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What You Don’t See About One of the Girls in This Photo

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It’s not really a secret. What I have to say has been said before. Many times. But often it falls on ears full of denial. It’s not a secret, but nobody talks about it either. It’s the elephant in the room, except it is not just sitting there in a corner; it’s doing the electric slide and jumping on couches. It’s right in their faces and yet some people still don’t see it. But invisible as it may be, it is still there.

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Honestly, I wonder how you don’t see it. You can’t miss the pain lurking in her eyes or the way she walks. You can’t miss the fear residing behind her baby blues or the constant need for reassurance that everything will be OK. You complain we are at the doctor’s office too often. That therapy takes too much of our time. I know you see her falling behind. I know you have seen her almost give up. How is that invisible?

On the outside, my children look amazing. Pretty darn cute if you ask me. It might not be until my daughter, Lily, needs her wheelchair that her “quirks” become a little more apparent. I try to explain that just because she is playing like her peers, it doesn’t mean suddenly she is healthy again. Just because today she can play doesn’t mean that yesterday didn’t happen. It doesn’t mean that tonight I won’t be icing down or heating up areas that hurt. Just because she had a best friend today doesn’t mean she isn’t being bullied. Just because she has good grades doesn’t mean she doesn’t struggle with dyslexia. She still has special needs.

This isn’t what most people imagine when they hear the words “special,” “medically complex” or “differently abled.”

See? Adorable, right? They look like your average 6- and 7-year-old girls. But they aren’t. It’s inside them. Where your eyes cannot view but your faith and love should see.

“One family can’t have that much going on.” 

“How can she have so many diagnoses?”

“You can’t be serious? You know those medications can kill her.”

“Let her get sick a few times, she will build immunity.”

“My friend’s daughter’s aunt’s brother’s wife had that and…”

“Kids can’t have that!”

“I’ve never heard of that. It doesn’t exist.”

See there are these things called genes… yeah, those minor little things that make us who we are. Well, sometimes in families there are genes that decided to have a major party during the process of conception and they got all mixed up. Some might have even gone missing. Some just got pretty smashed. These genes can go from parent to child. Or sometimes they just happen for no other reason than they got bored while a baby was being formed. We don’t really know why sometimes. Sometimes we don’t have the answer you want. Sometimes once you start trying to figure out their medical puzzle, their symptoms and diagnoses list begins to snowball.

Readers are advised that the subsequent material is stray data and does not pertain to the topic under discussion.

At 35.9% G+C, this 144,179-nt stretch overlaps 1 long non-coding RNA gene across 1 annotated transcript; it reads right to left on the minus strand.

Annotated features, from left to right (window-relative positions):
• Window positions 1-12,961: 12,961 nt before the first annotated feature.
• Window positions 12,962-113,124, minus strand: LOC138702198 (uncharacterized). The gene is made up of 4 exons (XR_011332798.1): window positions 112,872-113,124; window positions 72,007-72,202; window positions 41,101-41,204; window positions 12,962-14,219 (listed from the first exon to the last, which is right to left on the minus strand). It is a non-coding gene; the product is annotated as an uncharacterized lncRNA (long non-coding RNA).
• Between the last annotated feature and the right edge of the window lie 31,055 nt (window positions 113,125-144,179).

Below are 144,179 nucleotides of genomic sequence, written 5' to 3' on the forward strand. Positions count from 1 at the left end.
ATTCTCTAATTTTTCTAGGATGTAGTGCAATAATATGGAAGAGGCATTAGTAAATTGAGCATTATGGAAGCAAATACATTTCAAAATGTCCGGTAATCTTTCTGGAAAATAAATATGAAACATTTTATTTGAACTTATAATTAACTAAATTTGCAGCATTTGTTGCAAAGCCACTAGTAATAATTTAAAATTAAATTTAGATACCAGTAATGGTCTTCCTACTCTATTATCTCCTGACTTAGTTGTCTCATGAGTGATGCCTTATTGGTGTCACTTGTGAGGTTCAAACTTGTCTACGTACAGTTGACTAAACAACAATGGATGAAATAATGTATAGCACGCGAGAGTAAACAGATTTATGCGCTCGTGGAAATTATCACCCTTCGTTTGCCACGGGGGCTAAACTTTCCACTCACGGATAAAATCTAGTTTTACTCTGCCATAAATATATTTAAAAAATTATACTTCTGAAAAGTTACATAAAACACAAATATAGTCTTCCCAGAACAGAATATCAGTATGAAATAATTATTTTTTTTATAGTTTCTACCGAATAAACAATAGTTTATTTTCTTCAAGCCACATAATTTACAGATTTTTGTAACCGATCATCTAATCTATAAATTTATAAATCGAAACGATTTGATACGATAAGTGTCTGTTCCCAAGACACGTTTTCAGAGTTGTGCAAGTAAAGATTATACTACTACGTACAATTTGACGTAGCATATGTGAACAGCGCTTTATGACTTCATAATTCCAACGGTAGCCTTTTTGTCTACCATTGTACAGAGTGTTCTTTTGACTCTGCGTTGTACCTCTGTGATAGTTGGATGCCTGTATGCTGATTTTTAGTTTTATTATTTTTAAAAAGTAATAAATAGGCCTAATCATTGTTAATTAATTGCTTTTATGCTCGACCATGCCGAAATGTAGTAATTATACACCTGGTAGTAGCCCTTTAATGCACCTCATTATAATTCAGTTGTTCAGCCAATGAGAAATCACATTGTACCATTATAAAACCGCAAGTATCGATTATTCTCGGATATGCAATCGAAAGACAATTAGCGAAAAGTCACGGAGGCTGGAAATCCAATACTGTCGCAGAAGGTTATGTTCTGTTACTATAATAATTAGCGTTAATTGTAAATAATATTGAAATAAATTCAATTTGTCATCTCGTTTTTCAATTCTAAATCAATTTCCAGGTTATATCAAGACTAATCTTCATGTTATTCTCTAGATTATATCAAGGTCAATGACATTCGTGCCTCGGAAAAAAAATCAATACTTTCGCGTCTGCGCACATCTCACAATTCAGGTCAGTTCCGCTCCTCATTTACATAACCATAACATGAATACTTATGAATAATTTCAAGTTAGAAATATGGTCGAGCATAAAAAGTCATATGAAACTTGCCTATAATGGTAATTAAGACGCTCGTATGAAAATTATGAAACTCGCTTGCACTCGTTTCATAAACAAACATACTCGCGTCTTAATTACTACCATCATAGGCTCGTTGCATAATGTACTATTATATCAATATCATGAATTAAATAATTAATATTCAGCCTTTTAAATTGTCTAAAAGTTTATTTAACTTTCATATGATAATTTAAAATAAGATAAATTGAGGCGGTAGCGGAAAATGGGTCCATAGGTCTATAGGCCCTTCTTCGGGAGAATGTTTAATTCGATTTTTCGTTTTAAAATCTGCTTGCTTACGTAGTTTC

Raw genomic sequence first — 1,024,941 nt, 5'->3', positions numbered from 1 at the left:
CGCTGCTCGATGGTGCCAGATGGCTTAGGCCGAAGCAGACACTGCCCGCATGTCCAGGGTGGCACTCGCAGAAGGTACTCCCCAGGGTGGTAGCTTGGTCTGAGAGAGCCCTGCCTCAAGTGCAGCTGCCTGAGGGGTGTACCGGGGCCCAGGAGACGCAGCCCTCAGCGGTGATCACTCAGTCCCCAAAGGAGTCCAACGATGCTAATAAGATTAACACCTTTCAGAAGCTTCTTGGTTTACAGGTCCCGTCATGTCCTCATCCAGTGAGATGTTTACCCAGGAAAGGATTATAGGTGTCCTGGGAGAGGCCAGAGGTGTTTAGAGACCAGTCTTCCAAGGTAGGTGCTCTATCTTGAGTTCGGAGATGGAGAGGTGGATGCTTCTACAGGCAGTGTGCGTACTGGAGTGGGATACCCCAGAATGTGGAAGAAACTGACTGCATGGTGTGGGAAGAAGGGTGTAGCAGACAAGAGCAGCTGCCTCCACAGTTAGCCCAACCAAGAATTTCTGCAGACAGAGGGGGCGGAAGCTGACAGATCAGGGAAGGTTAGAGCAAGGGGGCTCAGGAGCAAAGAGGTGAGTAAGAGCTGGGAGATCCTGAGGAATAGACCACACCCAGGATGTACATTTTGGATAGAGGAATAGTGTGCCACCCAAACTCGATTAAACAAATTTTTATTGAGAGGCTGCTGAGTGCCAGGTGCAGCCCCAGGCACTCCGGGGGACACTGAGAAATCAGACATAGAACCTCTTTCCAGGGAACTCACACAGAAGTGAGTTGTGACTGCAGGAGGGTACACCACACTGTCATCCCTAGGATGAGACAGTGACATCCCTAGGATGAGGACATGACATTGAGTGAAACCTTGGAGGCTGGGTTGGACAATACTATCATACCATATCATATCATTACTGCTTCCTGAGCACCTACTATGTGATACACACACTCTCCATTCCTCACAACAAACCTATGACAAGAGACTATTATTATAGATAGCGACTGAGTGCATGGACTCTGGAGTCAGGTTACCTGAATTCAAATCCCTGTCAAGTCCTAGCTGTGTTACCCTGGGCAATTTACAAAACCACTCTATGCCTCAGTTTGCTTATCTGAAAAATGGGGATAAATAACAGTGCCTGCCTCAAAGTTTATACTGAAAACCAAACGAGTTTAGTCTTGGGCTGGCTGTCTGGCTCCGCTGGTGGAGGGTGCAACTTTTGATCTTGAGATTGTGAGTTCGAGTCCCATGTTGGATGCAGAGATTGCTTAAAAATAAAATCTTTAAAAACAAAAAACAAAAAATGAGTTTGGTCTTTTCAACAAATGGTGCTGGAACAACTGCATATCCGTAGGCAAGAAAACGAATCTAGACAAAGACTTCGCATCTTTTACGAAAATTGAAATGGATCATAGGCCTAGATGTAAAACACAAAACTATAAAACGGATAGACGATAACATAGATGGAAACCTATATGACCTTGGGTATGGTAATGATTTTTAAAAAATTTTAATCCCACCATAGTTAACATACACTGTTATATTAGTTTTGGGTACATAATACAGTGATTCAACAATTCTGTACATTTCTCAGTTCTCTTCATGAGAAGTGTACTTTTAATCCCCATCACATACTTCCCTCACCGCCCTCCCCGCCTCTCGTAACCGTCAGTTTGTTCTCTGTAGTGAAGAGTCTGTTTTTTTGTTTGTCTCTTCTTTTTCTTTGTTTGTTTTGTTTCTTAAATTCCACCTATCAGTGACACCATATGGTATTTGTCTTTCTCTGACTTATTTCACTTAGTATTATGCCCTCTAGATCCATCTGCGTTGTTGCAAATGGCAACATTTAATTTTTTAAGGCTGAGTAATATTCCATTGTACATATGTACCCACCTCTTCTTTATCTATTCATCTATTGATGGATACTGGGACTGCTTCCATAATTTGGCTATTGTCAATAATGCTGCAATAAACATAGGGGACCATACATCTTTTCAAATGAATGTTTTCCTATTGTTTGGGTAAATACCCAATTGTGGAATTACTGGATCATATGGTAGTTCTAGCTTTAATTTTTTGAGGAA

Trust me, we know the medication side effects. But not being on them means she could die. No matter how many times she gets pneumonia, her immune system wont magically repair itself to fight the correct fight. Many of us have researched every single possible thing there is about what our children are diagnosed with. We often know more than the specialist. Kids can get chronic illnesses and they suffer just like adults… sometimes worse. Before my daughter was diagnosed, I hadn’t heard of most of these things either.

Lily has, well, the picture can explain. Of course, this is the simple list of some of the more major things she lives with.

Lily has so much going on medically, yet she looks healthy most of the time. Arthritis is mostly invisible. You can’t see the pain, but the swollen, red joints are like neon signs in the night sky.

This is chronic illness. When she sleeps for 22 hours at a time either from seizure exhaustion or from flares that have her temperature raging at 106.8… it’s much harder to deny it. No longer should I have to justify why I feel how I do and feel like this is all a big secret. Because it is not. It is out in the open just waiting for you to accept it. To embrace it. To help this child. To fight along with me for a cure.

Originally published: May 13, 2015
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